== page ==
Preservice teacher’s preceptions of including students with disabilities
Published on: Mar 4, 2016
Transcripts - Preservice teacher’s preceptions of including students with disabilities
Pre-service Teachers Perceptions of Including Students with Disabilities<br />Presented by:<br />NabaJalilHussain Abdulla<br />Zahra A.AzizZainabMahmood<br />
Pre-service Teacher’s Perceptions of Including Students with Disabilities<br />The purpose of this study was to compare the perceptions of future educators on two scales (hostility/receptivity and anxiety/calmness)<br />What we need to know:<br /><ul><li>What are the disabilities?
What do pre-service teachers think about this topic?
What research is needed to define dispositions toward serving students with disabilities</li></li></ul><li>The study: Goodlad and Field (1993) interviewed pre-service teachers regarding their perceptions of serving students with disabilities in general classes.<br />The result: their study indicated that general educators are insufficiently prepared to teach students with disabilities and that's just like another study results where secondary teachers indicated that their studies did not effectively prepare them to skillfully teach students with disabilities.<br />
In another study:<br />A researcher came up with a result that coursework in teaching students with disabilities did not increase their positive attitude or willingness to work with such a students.<br />Our solution: We believe that pre-service teachers need some practical activities or visits to special education schools in order to have clearer idea about this topic.<br />
The Methods<br />The purpose of this study was to compare the perceptions of future educators on two dichotomous scales<br />Hostility/receptivity<br />Anxiety/calmness<br />The survey was contain two factors, the first factor belong to ideas and the second factor belonging more to emotions. <br />
Participants<br />Preservice graduate & undergraduate students (n= 326) enrolled in survey of exceptionality courses at 3 universities located in the United States.<br />Survey Instrument<br />The survey consisted of a one paragraph hypothetical scenario regarding serving students with disabilities in inclusive classes.<br />The students with disabilities described in a hypothetical scenario were identified as having hearing impairments, learning disabilities, mental retardation, behavioral disorders, or physical disabilities<br />The scenario was followed by a list of 17 adjectives that<br />were rated on a 5-point Likert-type scale delineated as :<br />negative, somewhat negative, neutral, somewhat positive and positive feelings toward the scenario.<br />Procedures<br />They did the same survey twice <br />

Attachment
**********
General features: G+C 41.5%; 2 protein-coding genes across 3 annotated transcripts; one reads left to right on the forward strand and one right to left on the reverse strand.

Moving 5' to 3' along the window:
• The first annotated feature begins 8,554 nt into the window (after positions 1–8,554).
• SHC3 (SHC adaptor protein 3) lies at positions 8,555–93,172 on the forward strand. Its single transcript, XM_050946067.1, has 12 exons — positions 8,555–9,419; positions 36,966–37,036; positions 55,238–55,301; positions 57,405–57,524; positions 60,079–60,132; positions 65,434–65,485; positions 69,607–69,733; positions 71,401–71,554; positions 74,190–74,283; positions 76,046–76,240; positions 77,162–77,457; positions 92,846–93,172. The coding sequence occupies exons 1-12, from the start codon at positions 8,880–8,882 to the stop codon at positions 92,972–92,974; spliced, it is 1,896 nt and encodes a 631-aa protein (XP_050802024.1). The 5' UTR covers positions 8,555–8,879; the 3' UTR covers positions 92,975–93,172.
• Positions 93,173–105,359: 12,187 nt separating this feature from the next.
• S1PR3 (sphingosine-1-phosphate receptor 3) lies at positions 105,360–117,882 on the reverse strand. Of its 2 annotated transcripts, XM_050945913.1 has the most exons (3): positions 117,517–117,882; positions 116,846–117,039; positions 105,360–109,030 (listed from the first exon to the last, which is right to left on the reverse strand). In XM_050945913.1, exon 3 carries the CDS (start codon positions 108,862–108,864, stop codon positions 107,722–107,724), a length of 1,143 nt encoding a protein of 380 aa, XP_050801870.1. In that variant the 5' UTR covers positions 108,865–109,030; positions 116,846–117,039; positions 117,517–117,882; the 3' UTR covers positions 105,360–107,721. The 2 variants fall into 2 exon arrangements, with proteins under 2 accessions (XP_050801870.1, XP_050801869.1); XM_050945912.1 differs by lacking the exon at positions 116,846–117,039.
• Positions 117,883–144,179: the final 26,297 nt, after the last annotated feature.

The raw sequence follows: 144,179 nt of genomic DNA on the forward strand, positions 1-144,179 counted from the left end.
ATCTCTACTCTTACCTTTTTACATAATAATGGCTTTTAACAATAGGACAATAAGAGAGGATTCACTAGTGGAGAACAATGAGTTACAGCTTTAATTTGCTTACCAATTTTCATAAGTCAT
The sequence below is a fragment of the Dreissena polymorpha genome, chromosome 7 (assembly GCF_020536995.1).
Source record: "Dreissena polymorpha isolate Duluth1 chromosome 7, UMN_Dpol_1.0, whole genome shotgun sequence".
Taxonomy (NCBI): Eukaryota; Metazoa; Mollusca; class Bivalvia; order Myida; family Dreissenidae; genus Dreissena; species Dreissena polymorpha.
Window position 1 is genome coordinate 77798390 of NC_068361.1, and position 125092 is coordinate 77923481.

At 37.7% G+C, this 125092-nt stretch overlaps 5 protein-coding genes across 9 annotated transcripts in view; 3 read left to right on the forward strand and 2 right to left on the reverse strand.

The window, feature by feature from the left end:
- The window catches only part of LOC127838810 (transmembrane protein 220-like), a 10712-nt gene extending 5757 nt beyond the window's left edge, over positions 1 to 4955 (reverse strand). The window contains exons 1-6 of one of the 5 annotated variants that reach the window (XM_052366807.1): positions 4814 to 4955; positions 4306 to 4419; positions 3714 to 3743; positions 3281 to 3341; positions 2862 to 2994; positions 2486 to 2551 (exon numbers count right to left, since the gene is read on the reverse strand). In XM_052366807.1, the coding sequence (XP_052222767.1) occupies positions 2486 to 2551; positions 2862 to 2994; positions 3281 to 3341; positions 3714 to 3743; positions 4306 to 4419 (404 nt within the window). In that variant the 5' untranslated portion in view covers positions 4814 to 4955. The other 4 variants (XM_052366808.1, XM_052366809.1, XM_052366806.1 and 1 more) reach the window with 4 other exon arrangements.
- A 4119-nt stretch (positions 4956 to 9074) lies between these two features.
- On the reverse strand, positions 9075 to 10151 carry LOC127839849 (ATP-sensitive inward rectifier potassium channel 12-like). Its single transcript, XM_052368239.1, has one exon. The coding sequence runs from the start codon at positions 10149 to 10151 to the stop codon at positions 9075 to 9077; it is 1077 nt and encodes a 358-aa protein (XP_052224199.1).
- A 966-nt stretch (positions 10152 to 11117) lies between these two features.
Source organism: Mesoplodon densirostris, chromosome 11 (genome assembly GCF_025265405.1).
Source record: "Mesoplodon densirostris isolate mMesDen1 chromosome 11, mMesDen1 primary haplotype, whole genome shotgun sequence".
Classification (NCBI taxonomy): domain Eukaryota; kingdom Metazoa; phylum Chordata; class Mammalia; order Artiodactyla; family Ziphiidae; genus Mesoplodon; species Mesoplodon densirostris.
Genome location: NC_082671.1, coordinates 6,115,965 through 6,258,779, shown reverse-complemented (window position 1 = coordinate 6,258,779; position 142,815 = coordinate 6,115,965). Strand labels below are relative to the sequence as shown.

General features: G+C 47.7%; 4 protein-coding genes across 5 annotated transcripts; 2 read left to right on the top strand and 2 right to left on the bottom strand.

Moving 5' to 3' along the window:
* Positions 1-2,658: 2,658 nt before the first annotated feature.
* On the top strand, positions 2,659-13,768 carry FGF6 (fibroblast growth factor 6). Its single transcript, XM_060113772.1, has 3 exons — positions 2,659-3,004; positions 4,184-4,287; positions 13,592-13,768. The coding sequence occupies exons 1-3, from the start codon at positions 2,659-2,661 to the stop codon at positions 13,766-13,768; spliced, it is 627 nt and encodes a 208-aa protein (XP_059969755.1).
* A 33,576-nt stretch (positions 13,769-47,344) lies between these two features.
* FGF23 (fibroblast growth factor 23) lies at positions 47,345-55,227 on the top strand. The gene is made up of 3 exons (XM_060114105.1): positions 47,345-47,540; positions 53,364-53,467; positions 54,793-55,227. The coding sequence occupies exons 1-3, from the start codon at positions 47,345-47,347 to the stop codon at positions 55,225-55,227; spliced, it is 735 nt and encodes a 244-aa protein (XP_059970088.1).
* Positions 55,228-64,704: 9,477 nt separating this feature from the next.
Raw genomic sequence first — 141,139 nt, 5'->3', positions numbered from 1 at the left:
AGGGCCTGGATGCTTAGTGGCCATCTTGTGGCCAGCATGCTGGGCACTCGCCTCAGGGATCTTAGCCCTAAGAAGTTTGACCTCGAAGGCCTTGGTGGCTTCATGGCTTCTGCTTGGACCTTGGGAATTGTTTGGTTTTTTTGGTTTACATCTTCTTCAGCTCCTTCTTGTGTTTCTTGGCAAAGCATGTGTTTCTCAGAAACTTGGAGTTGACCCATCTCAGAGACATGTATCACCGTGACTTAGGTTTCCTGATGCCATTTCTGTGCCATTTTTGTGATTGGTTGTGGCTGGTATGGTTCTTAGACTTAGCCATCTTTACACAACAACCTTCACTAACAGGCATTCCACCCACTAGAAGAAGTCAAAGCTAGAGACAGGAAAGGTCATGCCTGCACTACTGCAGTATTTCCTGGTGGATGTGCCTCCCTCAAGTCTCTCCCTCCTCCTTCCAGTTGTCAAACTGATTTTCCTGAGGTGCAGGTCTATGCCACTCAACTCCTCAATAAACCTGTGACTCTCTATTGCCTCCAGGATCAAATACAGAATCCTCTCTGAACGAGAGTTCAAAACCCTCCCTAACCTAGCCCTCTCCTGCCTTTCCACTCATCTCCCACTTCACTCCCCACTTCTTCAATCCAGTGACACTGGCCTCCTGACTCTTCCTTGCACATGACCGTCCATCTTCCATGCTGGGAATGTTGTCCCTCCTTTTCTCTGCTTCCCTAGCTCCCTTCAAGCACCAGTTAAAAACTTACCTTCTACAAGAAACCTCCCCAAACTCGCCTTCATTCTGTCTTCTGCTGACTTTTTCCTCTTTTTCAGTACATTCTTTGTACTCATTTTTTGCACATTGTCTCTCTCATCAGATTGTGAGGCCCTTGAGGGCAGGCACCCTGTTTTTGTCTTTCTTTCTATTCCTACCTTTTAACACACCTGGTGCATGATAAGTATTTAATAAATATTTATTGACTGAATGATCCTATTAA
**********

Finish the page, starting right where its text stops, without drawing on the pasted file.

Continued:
Means and (Standard Deviations) by Gender<br />
Factor Analysis of PSIS<br />
Discussion<br />The aim of this study that the researchers examined the teachers ‘ opinions about teaching students with special needs before and after educating them and the researchers used a survey two times to see the differences between teachers opinion, before and after. <br />The researchers indicated two groups of special educators and future general educators in their research and they found that both of the groups became slightly more receptive to teach the disabilities<br />
The researcher found that the most of the teachers were neutral about teaching students with disabilities and this did not correspond with the findings of Kirk (1998).<br />Teacher candidates need more information about collaboration, teaming, and role release.<br />Whenever teachers have more awareness about people with special needs, they will have less concern regarding of the students with special needs in their classes. <br />The researchers found that the introductory course has changed the perceptions of teachers regarding the existence of students with special needs in their classrooms<br />